Take a Walk in the Forest of Reading
The average teen sends 60 text messages a day. Combine that with Facebook updates, Instagram posts and YouTube uploads and it doesn’t leave a whole lot of time for anything else. Books in particular can have a hard time competing with the instant gratification of social media.
Although it can be tricky to get teens to put down their phone in favour of reading a book, The Forest of Reading program has a whole list of great reads geared to spark the interest of teenagers. The program has ten different categories broken down into different grade levels. The White Pine category is designed to introduce high school students to Canadian authors.
This year’s category has a broad range of books that cover so many timely issues. These books are not the stuffy classics teenagers are required to read in their English class. They are written in the teenage perspective and cover issues being faced by young people today.
There are many incredible titles in this category, but my two favourites from this year’s selections are:
Sadie by Courtney Summers
Sadie is a survivor. She has survived abuse, neglect and abandonment. Although she’s still a child herself, she’s raising her younger sister Mattie. But when Mattie is found murdered, Sadie no longer has a reason to survive. She is lost and doesn’t want to be found.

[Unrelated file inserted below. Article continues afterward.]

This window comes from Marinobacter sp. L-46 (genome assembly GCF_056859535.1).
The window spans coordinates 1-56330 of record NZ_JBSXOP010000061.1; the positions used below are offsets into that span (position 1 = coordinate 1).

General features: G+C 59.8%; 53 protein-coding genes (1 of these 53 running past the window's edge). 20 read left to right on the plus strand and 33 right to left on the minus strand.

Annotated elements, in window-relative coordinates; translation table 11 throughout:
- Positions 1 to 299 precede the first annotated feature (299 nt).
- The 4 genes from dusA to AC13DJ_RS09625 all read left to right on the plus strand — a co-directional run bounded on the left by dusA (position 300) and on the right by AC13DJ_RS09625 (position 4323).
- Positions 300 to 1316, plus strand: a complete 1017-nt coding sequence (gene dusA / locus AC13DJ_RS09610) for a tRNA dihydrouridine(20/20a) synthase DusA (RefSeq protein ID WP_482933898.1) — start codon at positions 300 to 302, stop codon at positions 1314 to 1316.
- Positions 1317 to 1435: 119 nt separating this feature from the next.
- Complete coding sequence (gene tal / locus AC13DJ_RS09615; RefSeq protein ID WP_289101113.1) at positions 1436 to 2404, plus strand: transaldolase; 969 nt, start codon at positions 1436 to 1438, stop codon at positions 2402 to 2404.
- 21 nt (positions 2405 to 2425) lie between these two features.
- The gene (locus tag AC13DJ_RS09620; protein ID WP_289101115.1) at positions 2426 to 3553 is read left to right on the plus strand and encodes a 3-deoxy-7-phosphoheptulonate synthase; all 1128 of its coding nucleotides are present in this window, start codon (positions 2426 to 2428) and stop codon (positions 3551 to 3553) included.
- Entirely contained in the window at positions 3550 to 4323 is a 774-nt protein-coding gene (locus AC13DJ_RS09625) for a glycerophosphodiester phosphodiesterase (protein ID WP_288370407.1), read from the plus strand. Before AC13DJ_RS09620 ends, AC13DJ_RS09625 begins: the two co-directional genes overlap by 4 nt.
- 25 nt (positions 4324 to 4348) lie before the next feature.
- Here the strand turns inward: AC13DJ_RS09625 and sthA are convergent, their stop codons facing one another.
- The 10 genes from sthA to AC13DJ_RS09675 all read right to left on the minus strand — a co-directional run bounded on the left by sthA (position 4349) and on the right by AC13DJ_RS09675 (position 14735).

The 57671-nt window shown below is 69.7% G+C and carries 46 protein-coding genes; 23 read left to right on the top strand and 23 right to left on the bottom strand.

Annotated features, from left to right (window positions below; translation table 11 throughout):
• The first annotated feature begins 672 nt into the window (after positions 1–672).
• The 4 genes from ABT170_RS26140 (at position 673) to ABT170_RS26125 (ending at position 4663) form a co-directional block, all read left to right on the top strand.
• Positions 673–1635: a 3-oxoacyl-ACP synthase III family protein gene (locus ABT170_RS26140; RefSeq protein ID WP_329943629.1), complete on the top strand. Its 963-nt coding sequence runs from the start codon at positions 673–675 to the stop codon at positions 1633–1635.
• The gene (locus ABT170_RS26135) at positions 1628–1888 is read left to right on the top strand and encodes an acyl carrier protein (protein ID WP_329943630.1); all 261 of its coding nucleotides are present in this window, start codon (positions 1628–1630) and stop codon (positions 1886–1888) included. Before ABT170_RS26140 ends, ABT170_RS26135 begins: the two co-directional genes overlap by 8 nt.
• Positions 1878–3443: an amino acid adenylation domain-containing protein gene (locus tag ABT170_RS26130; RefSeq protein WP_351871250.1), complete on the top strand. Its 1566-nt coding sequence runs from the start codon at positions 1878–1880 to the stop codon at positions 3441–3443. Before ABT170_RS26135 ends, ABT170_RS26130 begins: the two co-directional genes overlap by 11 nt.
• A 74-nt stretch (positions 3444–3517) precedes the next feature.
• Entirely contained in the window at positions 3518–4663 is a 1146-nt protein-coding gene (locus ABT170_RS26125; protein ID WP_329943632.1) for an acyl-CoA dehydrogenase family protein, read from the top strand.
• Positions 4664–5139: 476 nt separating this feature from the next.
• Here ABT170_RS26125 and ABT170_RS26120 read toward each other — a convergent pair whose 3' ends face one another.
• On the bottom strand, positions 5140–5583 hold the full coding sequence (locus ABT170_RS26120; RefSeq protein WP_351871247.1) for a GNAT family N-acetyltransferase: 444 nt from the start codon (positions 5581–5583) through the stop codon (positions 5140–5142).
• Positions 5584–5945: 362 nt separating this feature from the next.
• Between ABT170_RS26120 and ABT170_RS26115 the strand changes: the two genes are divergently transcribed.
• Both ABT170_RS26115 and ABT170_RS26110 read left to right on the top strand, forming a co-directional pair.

A radio personality hears about Sadie’s story and creates a podcast investigating her disappearance. The chapters in the book alternate between Sadie’s point of view and the investigation. The story weaves in and out from the split narrative putting the pieces of Sadie’s whereabouts together one clue at a time.
This book is certainly a thrill ride, but its greatest strength comes from Sadie herself. Her character is fierce and full of rage and yet there is also a very vulnerable side to her. It is her realness that makes this story so likeable. Sadie has many layers and it is refreshing to read about a character that is so well developed.
Baggage by Wendy Phillips
A boy sits at the Vancouver airport. No one is with him. He has no identification. He speaks no English. Ms. Nelson and Brittany notice him sitting alone for hours. After the authorities become involved, it looks like the boy will be deported.
Brittany is determined to help the boy stay in Canada however, it isn’t as simple as she hopes. The boy (whose name turns out to be Thabo) has lived a traumatic life and suffers from PTSD. Adjusting to life in Canada is complicated and his situation is a lot more serious than anyone understands.
There is a ton of emotion packed in this novel. It is written in verse and each section alternates between different characters. The pages contain very few words which maximizes the emotional delivery of the story.
I learned so much about human trafficking in this book. I never realized just how common human trafficking is in Canada and how difficult is it for victims to escape. (For those looking to learn more about the subject, I recommend the non-fiction book Invisible Chains).
For a complete list of books in the White Pine category please see the Ontario Library Association’s website. For more favourites from the Forest of Reading program, please check out my other posts: Silver Birch Express and Taking a Walk in the Forest of Reading.
— Lesley L.